There have been some new features since the last time I used it. Now you can assign hotkeys to various folders on your hard drive, so that just hitting a key will bring up a context menu showing the folder contents. I am definitely gonna have to spend some time fiddling with that. (Actually, maybe they did have it before. But I’ve spent a lot of time trying to do the same thing with the Quick Launch bar and its relatives, and I’m thinking WatchCat may be a way better solution.)

Only downside is that it doesn’t grok 32-bit icons, so when it paints the icons in the menu, anything with transparency looks kind of ugly. But I can live with that.

One odd thing: on WatchCat’s About page, it says it’s distributed under the GPL. Yet it isn’t distributed with source. Doesn’t that violate the license?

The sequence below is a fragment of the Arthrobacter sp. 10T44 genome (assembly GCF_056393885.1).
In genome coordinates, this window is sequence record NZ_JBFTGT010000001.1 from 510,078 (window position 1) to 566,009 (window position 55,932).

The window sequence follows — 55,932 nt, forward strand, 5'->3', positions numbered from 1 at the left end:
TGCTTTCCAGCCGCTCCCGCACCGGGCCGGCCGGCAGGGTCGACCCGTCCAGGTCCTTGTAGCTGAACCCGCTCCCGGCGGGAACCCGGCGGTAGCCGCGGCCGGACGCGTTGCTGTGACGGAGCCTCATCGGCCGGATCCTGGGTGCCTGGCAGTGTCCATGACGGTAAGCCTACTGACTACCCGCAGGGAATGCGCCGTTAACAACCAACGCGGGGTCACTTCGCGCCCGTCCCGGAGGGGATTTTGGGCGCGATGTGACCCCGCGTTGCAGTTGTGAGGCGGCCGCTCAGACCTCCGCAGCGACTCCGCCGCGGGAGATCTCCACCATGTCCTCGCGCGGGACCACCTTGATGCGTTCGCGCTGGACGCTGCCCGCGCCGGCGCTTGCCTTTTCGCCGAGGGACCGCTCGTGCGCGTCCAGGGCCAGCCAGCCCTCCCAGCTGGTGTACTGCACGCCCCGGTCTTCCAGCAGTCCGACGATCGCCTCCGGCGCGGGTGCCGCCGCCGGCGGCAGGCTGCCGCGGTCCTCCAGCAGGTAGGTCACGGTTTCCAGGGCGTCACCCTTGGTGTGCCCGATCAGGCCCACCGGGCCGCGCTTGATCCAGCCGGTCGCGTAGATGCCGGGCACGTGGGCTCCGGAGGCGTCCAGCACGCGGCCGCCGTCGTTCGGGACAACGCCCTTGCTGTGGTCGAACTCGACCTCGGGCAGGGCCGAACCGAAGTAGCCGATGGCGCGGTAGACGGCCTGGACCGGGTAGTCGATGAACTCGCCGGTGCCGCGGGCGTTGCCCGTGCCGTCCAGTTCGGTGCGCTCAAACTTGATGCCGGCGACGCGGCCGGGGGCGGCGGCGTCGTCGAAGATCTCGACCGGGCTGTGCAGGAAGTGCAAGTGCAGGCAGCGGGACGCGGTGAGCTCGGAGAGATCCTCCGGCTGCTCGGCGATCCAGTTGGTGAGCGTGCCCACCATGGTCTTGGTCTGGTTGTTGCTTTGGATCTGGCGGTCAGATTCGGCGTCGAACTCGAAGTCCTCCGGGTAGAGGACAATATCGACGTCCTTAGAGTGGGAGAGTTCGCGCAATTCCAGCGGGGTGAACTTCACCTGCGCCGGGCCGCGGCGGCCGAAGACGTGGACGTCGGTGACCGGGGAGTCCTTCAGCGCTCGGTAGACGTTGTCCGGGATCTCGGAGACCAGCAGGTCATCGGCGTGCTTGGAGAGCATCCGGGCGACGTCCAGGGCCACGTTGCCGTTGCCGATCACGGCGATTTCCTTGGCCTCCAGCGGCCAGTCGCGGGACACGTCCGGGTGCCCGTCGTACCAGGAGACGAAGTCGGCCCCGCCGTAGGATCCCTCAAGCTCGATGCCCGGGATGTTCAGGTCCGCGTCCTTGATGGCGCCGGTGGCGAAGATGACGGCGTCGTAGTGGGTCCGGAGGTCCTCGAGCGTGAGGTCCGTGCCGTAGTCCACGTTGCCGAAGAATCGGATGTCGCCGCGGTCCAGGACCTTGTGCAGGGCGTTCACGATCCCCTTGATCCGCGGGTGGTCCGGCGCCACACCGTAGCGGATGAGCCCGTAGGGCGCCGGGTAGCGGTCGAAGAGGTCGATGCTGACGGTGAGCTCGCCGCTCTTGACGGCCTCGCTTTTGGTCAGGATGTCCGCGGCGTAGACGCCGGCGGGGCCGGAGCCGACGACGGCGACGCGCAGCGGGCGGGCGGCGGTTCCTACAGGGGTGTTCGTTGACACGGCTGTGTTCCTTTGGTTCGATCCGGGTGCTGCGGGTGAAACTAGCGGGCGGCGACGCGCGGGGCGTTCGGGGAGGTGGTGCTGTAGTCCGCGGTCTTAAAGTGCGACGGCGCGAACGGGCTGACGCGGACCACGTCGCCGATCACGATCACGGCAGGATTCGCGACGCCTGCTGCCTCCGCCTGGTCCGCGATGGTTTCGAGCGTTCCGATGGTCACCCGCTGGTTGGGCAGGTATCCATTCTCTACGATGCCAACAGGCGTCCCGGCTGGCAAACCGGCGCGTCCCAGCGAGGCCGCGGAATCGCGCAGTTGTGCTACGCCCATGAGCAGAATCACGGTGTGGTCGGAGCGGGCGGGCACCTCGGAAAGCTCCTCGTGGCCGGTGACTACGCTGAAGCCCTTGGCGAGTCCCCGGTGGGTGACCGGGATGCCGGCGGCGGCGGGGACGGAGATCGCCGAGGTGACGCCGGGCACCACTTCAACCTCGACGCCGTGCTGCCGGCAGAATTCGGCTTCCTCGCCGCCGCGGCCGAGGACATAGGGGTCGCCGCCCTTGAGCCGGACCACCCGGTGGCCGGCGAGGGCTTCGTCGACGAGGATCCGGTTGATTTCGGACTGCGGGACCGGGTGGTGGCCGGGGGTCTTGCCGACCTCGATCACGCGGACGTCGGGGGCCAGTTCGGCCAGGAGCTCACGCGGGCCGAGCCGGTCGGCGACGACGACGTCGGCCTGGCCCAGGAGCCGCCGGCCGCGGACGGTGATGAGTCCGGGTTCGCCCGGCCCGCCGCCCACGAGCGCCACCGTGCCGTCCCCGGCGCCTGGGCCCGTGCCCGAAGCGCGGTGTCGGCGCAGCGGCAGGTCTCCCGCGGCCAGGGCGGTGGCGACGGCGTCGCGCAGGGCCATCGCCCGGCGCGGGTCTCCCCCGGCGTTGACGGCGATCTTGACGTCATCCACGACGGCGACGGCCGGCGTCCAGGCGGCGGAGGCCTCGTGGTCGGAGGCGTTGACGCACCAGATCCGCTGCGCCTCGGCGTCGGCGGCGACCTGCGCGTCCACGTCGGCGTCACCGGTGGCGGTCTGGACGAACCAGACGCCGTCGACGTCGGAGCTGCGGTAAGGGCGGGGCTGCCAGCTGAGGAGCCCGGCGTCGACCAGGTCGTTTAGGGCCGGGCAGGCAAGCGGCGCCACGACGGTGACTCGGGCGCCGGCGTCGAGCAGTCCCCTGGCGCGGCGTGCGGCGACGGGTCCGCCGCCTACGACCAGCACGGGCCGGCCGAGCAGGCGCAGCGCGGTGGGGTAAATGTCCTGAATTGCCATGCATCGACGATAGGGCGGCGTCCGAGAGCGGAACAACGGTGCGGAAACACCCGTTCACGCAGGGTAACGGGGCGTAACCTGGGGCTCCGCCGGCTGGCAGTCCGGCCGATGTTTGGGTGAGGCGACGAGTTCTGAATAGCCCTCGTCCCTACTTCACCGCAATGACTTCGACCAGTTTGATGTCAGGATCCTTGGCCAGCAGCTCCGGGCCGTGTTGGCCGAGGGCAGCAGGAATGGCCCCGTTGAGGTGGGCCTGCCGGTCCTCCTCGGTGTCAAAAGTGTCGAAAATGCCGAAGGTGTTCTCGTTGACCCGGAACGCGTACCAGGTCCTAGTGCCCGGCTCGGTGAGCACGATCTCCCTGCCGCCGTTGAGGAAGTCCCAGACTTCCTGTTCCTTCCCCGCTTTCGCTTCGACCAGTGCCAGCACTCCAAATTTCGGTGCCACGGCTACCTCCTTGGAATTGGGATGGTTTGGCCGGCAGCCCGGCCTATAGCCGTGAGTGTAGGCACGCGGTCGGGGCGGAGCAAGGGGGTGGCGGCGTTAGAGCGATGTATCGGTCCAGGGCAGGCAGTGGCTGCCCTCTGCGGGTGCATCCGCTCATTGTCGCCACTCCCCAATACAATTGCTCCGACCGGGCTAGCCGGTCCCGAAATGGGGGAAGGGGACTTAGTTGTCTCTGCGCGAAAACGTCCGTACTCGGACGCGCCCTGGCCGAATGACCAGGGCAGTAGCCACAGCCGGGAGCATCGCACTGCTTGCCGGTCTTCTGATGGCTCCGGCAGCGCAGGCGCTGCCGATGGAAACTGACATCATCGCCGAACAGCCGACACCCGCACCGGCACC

Grokking Delphi Source

Okay, it was getting too awkward to keep referring to “my tool that searches through Delphi source“, so I’ve given it a name. Announcing… DGrok.

(So called because it groks your Delphi source code. Well, okay, it doesn’t actually become one with your code, but it does way more grokking than your typical garden-variety grep.)

I just registered www.dgrok.com. It probably won’t be live for a day or two, but it will eventually point to the new DGrok category here on my blog.

Of course, DGrok is still in development, and I don’t have even a tentative release date for the first alpha. But at least the thing has a name now.

BorCon blog summary

Erwien Saputra contacted me a while back. He wanted to put together a compilation of all the BorCon blogs, and asked permission to use my blog content. (Basically doing what I was trying to do with the BorCon wiki, except unlike me, Erwien actually got it finished.) He got pretty much all the blogs pulled into one place and grouped by category, and it’s now published on BDN. Pretty comprehensive. Check it out.